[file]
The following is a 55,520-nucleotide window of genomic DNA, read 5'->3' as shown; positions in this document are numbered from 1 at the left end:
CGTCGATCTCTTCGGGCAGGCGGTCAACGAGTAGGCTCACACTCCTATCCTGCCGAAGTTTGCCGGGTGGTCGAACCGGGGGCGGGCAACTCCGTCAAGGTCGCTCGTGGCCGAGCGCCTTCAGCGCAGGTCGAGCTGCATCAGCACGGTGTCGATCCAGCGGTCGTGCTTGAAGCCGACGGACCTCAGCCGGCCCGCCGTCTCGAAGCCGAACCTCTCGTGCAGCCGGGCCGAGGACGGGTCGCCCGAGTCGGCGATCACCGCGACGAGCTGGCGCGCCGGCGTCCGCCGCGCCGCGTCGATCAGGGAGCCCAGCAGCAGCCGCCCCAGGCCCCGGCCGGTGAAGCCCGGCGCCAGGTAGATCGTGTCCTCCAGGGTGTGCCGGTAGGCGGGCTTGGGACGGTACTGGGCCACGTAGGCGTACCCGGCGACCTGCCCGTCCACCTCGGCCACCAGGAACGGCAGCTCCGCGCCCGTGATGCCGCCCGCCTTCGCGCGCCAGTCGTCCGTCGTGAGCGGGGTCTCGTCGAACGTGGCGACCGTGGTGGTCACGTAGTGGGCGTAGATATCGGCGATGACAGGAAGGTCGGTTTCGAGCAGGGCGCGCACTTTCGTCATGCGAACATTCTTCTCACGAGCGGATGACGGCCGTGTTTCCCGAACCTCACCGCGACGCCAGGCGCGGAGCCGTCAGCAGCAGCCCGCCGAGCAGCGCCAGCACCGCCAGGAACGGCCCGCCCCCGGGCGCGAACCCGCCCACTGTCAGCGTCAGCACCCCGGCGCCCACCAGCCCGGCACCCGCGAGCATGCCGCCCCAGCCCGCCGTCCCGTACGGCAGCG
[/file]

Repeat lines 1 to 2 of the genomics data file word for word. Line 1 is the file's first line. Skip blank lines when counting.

The following is a 55,520-nucleotide window of genomic DNA, read 5'->3' as shown; positions in this document are numbered from 1 at the left end:
CGTCGATCTCTTCGGGCAGGCGGTCAACGAGTAGGCTCACACTCCTATCCTGCCGAAGTTTGCCGGGTGGTCGAACCGGGGGCGGGCAACTCCGTCAAGGTCGCTCGTGGCCGAGCGCCTTCAGCGCAGGTCGAGCTGCATCAGCACGGTGTCGATCCAGCGGTCGTGCTTGAAGCCGACGGACCTCAGCCGGCCCGCCGTCTCGAAGCCGAACCTCTCGTGCAGCCGGGCCGAGGACGGGTCGCCCGAGTCGGCGATCACCGCGACGAGCTGGCGCGCCGGCGTCCGCCGCGCCGCGTCGATCAGGGAGCCCAGCAGCAGCCGCCCCAGGCCCCGGCCGGTGAAGCCCGGCGCCAGGTAGATCGTGTCCTCCAGGGTGTGCCGGTAGGCGGGCTTGGGACGGTACTGGGCCACGTAGGCGTACCCGGCGACCTGCCCGTCCACCTCGGCCACCAGGAACGGCAGCTCCGCGCCCGTGATGCCGCCCGCCTTCGCGCGCCAGTCGTCCGTCGTGAGCGGGGTCTCGTCGAACGTGGCGACCGTGGTGGTCACGTAGTGGGCGTAGATATCGGCGATGACAGGAAGGTCGGTTTCGAGCAGGGCGCGCACTTTCGTCATGCGAACATTCTTCTCACGAGCGGATGACGGCCGTGTTTCCCGAACCTCACCGCGACGCCAGGCGCGGAGCCGTCAGCAGCAGCCCGCCGAGCAGCGCCAGCACCGCCAGGAACGGCCCGCCCCCGGGCGCGAACCCGCCCACTGTCAGCGTCAGCACCCCGGCGCCCACCAGCCCGGCACCCGCGAGCATGCCGCCCCAGCCCGCCGTCCCGTACGGCAGCG